Easy and Cheap Lure Modifications

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Bass Jigs With Weedguard

I can still remember the look on my cousins face that early July morning as he stepped
onto the dock for another early outing for our favorite largemouth bass, Knee deep in the
water I smiled as I asked him if my coffee was ready. A late night of walleye fishing
had left me craving for my java fix before heading off onto the crisp clear water of
this now smooth Muskoka lake. 'What the heck are you doing?' he asked as I moved some
brush in the water lying close to shore. 'Experimenting' I replied as we headed back into
the cabin to fix my much needed double double. Without any more questions from him I had
gathered all I needed for the morning and started gearing up the boat.

Heading out twenty minutes later to one of our favorite coves we were already discussing which
type of lure each of us would use first in search of a trophy lunker. In the back of my
mind I had already formulated my game plan for the morning and said little about my
choice of tactics. I pulled a pumpkinseed skirted jig with a weedguard from my tackle box as my
cousin opted for a brightly coloured spinnerbait with a chartreuse skirt. Slowly moving
into the cove we dropped the trolling motor and positioned ourselves along a huge bank
of lillypads. After 20 minutes of casting and trolling the bank both of us were still
without a fish in the boat. My cousin reasoned that the lack of bass activity might be
due to a cold front that had moved in 48 hours earlier which didn't affect the previous
nights walleye fishing. Grabbing my lure from the water I rummaged through my tackle box
to find a white and silver flecked skirt for my jig. I carefully replaced it on my lure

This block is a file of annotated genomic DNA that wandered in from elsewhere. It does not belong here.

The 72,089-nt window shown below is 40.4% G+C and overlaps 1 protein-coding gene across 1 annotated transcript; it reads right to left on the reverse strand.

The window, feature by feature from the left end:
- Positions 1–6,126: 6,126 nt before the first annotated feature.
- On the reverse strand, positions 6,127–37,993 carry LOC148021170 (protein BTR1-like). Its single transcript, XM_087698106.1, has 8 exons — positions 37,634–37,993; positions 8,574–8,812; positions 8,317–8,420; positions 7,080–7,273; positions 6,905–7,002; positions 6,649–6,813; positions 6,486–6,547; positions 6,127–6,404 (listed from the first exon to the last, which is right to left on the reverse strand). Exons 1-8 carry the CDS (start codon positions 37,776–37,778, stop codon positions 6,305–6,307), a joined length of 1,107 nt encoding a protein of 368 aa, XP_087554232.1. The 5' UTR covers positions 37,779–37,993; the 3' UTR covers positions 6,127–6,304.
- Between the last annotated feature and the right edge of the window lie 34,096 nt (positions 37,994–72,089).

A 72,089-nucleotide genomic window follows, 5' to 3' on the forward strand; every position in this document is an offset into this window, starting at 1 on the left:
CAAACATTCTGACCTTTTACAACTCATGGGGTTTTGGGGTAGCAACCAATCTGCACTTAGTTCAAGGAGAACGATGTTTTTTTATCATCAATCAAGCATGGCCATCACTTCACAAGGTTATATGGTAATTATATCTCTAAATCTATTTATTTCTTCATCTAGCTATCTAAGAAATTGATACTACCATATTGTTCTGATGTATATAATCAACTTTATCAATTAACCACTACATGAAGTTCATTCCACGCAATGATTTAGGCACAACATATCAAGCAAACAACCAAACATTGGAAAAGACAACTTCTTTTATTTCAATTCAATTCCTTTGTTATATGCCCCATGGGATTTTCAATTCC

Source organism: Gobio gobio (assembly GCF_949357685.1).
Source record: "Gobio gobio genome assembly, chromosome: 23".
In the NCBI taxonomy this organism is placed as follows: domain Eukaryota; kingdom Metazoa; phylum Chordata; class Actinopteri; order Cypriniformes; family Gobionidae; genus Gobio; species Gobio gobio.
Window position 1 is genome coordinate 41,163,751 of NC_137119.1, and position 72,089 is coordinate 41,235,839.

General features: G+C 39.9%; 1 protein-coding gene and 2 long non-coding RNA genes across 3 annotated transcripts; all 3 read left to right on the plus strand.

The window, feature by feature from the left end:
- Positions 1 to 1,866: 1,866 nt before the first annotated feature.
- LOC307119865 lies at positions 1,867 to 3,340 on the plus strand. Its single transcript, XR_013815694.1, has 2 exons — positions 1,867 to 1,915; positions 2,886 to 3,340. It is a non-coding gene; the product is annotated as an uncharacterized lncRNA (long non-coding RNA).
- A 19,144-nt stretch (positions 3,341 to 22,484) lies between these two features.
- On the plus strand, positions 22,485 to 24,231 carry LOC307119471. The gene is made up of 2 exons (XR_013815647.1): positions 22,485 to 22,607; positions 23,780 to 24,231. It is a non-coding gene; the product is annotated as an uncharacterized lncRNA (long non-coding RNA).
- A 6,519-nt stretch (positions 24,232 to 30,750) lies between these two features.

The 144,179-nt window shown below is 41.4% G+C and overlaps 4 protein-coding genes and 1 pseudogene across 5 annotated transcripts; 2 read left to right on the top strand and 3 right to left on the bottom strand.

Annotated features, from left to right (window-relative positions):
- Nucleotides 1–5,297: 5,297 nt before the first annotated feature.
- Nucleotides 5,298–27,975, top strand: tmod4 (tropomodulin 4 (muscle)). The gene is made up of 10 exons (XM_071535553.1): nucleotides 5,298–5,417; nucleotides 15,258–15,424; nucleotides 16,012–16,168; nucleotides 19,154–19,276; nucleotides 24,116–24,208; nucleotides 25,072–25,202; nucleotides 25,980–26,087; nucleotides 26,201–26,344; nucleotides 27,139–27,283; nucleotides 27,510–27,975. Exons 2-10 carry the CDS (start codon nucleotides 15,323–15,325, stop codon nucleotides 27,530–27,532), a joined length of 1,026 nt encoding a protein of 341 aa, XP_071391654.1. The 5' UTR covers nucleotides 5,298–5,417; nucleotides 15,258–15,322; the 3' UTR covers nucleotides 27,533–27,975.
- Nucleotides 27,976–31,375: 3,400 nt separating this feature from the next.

and flipped it back into a patch of lillypads letting it sink to the bottom. The experiment
had started. With some slow cranks and a few twitches on the rod I commenced an erratic
retrieve when I had the first 'thump' of the day less than 8 feet from where I dropped
the lure. In less than a minute I had my first 6lb largemouth of the morning. "How the
heck did you do that?" asked my cousin. "Simple" I replied. I had done my homework that morning.

What I accomplshed that morning before setting out was to poke around the shore looking
for any baitfish or crayfish, anything that might be bass food to a hungry largemouth.
What I found under an overhanging bush was a dead cisco with weeds stuck in its gills.
A simple colour change of my lure skirt to mimick the same hues of this cisco was all
it took to put a smile on my face and a dumbfounded look on my cousins,

Do your homework, explore the shorelines before you go out on the water and don't be
afraid to experiment with different colours and stray off the beaten path with lure
selections. If you can find what the fish are eating then match your lure colours to
that baitfish or other source of food.


This article was written by the
contributing staff of OFT and its
group of amateur and pro Ontario anglers.

Copyright 2007. Ontario Fish Trips .
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